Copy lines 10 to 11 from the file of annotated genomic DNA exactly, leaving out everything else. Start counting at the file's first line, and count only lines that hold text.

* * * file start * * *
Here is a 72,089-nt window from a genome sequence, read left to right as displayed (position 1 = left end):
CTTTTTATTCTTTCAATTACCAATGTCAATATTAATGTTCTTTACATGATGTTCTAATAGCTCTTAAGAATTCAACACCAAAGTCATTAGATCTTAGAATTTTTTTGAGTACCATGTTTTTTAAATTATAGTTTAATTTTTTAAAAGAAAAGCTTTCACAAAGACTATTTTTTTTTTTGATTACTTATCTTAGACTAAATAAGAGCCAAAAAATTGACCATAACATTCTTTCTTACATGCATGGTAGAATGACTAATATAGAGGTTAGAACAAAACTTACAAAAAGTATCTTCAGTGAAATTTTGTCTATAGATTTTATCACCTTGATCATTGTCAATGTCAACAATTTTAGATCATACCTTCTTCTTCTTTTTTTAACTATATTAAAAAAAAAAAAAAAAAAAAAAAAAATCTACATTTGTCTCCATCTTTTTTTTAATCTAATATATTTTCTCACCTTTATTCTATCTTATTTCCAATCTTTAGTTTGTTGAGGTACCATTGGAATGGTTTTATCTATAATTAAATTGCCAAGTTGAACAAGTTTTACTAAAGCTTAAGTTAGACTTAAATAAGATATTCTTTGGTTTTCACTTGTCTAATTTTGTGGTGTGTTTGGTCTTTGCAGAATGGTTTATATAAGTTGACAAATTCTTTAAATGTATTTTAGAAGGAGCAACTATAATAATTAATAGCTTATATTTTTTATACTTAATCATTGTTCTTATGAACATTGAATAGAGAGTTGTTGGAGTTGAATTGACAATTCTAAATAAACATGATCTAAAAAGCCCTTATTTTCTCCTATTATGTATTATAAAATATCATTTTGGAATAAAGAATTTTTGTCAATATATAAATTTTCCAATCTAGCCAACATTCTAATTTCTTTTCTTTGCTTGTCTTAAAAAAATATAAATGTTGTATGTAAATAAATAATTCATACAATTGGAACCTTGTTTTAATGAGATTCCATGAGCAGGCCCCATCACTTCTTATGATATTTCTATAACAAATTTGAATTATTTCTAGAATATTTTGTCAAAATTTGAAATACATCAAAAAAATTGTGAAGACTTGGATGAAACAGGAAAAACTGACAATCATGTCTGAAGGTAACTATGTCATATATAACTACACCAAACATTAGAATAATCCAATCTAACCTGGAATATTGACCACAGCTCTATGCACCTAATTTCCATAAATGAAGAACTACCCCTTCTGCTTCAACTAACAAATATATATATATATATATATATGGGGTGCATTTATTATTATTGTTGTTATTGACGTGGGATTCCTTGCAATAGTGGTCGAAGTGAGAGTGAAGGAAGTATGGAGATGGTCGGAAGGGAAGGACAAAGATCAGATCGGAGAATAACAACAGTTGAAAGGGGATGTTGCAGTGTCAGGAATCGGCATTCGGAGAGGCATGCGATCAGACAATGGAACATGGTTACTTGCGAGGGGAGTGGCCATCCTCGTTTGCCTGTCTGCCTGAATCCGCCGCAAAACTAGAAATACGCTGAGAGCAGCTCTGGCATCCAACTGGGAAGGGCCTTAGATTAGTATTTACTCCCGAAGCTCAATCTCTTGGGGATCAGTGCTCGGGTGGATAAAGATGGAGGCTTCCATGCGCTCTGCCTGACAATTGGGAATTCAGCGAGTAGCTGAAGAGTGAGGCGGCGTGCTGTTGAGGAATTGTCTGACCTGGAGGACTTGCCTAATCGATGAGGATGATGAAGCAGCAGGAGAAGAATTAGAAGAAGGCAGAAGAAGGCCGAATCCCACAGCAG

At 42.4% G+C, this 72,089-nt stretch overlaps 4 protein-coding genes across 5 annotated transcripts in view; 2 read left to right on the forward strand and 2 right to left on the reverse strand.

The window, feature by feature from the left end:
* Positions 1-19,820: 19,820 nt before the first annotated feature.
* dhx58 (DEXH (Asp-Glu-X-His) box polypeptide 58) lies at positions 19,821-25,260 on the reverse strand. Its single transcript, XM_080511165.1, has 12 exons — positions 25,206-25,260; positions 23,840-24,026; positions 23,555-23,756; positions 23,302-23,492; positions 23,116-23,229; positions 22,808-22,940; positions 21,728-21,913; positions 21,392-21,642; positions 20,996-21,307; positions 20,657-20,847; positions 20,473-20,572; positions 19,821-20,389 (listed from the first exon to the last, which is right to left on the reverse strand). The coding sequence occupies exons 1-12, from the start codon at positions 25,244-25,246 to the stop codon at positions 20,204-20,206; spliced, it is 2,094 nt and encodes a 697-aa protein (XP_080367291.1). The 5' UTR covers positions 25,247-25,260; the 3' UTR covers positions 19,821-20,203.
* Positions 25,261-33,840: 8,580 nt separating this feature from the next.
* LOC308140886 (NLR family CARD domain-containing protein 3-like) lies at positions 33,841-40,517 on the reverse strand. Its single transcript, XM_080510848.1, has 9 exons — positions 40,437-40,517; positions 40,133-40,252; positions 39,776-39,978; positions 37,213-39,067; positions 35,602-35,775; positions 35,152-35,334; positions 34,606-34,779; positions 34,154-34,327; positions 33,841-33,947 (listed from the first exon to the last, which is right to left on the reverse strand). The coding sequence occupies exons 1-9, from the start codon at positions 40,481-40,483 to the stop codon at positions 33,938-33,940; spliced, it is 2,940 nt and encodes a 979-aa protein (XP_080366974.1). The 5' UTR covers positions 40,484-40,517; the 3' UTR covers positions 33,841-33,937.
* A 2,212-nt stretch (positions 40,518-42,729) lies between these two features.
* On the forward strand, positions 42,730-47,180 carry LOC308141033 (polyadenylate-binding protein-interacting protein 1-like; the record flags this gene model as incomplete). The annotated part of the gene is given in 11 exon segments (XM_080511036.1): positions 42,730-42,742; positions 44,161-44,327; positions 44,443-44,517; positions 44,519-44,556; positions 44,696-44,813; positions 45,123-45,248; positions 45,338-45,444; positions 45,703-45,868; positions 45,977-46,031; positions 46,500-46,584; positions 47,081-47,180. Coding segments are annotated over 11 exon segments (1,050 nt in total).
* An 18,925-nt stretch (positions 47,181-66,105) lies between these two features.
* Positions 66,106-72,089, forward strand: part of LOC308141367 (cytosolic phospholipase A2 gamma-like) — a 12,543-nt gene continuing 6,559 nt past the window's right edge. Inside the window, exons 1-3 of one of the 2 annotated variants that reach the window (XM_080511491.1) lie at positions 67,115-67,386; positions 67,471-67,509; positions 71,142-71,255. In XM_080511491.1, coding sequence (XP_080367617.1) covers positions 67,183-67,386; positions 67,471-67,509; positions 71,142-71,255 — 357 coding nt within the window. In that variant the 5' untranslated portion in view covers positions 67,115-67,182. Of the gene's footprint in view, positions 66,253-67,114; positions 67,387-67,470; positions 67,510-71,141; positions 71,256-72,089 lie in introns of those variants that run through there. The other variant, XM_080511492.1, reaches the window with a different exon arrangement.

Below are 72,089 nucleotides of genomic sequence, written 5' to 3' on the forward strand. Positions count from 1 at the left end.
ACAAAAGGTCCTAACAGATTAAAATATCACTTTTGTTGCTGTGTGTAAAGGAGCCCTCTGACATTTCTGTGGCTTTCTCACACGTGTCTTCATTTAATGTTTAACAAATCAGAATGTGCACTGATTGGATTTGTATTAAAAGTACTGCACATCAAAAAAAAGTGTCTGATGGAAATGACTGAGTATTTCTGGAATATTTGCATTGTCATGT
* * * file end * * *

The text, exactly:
* On the forward strand, positions 42,730-47,180 carry LOC308141033 (polyadenylate-binding protein-interacting protein 1-like; the record flags this gene model as incomplete). The annotated part of the gene is given in 11 exon segments (XM_080511036.1): positions 42,730-42,742; positions 44,161-44,327; positions 44,443-44,517; positions 44,519-44,556; positions 44,696-44,813; positions 45,123-45,248; positions 45,338-45,444; positions 45,703-45,868; positions 45,977-46,031; positions 46,500-46,584; positions 47,081-47,180. Coding segments are annotated over 11 exon segments (1,050 nt in total).
* An 18,925-nt stretch (positions 47,181-66,105) lies between these two features.